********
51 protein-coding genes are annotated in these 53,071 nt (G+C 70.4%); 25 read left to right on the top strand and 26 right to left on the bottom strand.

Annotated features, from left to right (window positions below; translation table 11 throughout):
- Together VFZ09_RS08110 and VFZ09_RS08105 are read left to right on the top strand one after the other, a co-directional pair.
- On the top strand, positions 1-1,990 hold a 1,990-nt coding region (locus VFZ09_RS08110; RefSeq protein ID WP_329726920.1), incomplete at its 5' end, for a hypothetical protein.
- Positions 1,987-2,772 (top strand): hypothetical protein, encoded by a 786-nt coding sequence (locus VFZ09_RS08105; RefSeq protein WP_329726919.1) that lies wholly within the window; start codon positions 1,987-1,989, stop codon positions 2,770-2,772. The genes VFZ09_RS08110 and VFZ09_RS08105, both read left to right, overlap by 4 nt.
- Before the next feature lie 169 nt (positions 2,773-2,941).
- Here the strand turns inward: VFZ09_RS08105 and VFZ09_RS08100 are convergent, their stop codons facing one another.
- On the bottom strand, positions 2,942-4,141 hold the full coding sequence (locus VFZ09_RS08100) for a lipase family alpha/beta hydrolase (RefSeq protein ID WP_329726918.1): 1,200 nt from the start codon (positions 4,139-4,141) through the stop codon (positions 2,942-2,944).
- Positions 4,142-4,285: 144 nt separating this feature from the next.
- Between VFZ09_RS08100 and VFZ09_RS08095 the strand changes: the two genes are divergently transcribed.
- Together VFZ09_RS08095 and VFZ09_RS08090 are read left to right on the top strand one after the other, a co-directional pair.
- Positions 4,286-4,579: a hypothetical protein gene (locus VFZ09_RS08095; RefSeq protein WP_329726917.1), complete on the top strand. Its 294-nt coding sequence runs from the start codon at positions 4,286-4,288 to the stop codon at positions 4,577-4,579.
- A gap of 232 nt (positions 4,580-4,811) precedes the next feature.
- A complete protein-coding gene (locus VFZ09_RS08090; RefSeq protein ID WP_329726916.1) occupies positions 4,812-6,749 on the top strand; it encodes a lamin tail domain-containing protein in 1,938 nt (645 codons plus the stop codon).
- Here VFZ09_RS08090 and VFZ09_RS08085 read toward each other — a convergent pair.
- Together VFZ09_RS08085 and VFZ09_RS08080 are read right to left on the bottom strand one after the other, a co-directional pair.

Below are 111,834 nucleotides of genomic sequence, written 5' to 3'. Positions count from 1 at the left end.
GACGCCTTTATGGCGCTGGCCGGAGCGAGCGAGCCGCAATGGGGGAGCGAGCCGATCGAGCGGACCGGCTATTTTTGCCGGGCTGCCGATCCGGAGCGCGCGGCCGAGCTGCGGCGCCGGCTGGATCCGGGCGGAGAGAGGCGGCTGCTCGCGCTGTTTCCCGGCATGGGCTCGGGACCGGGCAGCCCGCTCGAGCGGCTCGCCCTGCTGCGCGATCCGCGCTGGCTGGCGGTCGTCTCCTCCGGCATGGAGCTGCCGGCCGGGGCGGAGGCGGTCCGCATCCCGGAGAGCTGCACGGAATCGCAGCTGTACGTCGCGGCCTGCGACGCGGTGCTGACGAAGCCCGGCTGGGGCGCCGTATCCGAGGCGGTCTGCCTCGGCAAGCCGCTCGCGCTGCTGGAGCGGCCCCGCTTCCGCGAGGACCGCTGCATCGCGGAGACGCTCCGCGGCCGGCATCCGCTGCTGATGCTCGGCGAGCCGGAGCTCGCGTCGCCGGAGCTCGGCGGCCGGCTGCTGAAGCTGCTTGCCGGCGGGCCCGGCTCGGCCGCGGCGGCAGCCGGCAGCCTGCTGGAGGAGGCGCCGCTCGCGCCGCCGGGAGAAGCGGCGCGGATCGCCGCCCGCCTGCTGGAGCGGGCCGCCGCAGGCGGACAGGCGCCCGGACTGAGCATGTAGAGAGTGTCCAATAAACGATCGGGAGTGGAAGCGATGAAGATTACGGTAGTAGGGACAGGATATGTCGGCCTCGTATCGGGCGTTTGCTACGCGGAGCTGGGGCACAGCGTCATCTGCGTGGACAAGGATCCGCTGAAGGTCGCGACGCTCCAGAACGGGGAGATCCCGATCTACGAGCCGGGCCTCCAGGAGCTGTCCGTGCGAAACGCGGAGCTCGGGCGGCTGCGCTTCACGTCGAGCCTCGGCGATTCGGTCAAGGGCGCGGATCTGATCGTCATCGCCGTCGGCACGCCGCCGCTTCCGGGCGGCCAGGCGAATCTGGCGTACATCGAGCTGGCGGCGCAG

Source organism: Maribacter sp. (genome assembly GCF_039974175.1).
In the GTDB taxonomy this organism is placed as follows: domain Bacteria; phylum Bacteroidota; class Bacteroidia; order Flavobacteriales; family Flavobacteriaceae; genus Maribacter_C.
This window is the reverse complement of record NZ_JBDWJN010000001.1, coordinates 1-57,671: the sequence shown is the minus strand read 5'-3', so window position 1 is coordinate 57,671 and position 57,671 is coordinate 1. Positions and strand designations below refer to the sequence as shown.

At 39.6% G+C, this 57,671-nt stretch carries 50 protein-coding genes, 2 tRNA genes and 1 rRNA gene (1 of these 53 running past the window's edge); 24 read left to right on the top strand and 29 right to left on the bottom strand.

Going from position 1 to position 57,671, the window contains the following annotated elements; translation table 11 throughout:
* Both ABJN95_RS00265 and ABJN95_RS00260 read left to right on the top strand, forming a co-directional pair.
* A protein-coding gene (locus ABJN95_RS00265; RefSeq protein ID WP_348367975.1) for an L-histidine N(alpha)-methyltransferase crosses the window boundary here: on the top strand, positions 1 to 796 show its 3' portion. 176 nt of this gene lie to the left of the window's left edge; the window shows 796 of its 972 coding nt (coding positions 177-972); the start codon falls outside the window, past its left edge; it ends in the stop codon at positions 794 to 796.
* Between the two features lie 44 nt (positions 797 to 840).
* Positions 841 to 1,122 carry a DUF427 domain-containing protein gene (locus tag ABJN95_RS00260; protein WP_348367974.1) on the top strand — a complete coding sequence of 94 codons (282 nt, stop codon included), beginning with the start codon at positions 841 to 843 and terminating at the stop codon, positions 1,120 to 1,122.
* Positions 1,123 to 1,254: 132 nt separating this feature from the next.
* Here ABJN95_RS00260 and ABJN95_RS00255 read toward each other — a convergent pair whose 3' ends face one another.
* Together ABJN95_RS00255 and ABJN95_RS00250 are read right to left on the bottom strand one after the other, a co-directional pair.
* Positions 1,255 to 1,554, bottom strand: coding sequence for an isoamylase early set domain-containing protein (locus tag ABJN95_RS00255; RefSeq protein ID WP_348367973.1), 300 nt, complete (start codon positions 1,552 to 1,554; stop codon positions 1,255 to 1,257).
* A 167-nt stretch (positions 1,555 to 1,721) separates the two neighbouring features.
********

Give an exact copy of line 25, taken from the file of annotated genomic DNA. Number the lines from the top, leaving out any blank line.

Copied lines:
* A protein-coding gene (locus ABJN95_RS00265; RefSeq protein ID WP_348367975.1) for an L-histidine N(alpha)-methyltransferase crosses the window boundary here: on the top strand, positions 1 to 796 show its 3' portion. 176 nt of this gene lie to the left of the window's left edge; the window shows 796 of its 972 coding nt (coding positions 177-972); the start codon falls outside the window, past its left edge; it ends in the stop codon at positions 794 to 796.